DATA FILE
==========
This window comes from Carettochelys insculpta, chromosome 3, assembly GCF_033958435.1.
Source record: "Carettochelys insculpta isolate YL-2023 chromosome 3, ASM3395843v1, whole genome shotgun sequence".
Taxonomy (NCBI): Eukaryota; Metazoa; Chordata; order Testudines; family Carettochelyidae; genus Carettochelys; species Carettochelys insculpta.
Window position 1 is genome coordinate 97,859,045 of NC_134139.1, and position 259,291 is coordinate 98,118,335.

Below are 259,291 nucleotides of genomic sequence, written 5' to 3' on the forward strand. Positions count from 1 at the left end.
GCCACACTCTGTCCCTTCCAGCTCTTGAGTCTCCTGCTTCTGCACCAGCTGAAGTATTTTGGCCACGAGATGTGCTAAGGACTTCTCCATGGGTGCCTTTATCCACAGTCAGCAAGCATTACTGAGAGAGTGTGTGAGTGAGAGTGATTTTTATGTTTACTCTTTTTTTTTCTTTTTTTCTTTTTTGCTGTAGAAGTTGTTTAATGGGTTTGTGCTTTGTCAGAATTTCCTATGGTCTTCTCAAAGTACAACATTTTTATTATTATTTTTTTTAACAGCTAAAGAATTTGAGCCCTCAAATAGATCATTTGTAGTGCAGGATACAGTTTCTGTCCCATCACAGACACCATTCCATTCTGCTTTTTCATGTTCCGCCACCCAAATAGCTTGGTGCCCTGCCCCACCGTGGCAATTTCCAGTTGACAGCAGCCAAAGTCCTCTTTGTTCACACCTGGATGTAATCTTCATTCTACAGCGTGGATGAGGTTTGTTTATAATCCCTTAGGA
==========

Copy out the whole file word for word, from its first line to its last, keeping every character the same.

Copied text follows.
This window comes from Carettochelys insculpta, chromosome 3, assembly GCF_033958435.1.
Source record: "Carettochelys insculpta isolate YL-2023 chromosome 3, ASM3395843v1, whole genome shotgun sequence".
Taxonomy (NCBI): Eukaryota; Metazoa; Chordata; order Testudines; family Carettochelyidae; genus Carettochelys; species Carettochelys insculpta.
Window position 1 is genome coordinate 97,859,045 of NC_134139.1, and position 259,291 is coordinate 98,118,335.

Below are 259,291 nucleotides of genomic sequence, written 5' to 3' on the forward strand. Positions count from 1 at the left end.
GCCACACTCTGTCCCTTCCAGCTCTTGAGTCTCCTGCTTCTGCACCAGCTGAAGTATTTTGGCCACGAGATGTGCTAAGGACTTCTCCATGGGTGCCTTTATCCACAGTCAGCAAGCATTACTGAGAGAGTGTGTGAGTGAGAGTGATTTTTATGTTTACTCTTTTTTTTTCTTTTTTTCTTTTTTGCTGTAGAAGTTGTTTAATGGGTTTGTGCTTTGTCAGAATTTCCTATGGTCTTCTCAAAGTACAACATTTTTATTATTATTTTTTTTAACAGCTAAAGAATTTGAGCCCTCAAATAGATCATTTGTAGTGCAGGATACAGTTTCTGTCCCATCACAGACACCATTCCATTCTGCTTTTTCATGTTCCGCCACCCAAATAGCTTGGTGCCCTGCCCCACCGTGGCAATTTCCAGTTGACAGCAGCCAAAGTCCTCTTTGTTCACACCTGGATGTAATCTTCATTCTACAGCGTGGATGAGGTTTGTTTATAATCCCTTAGGA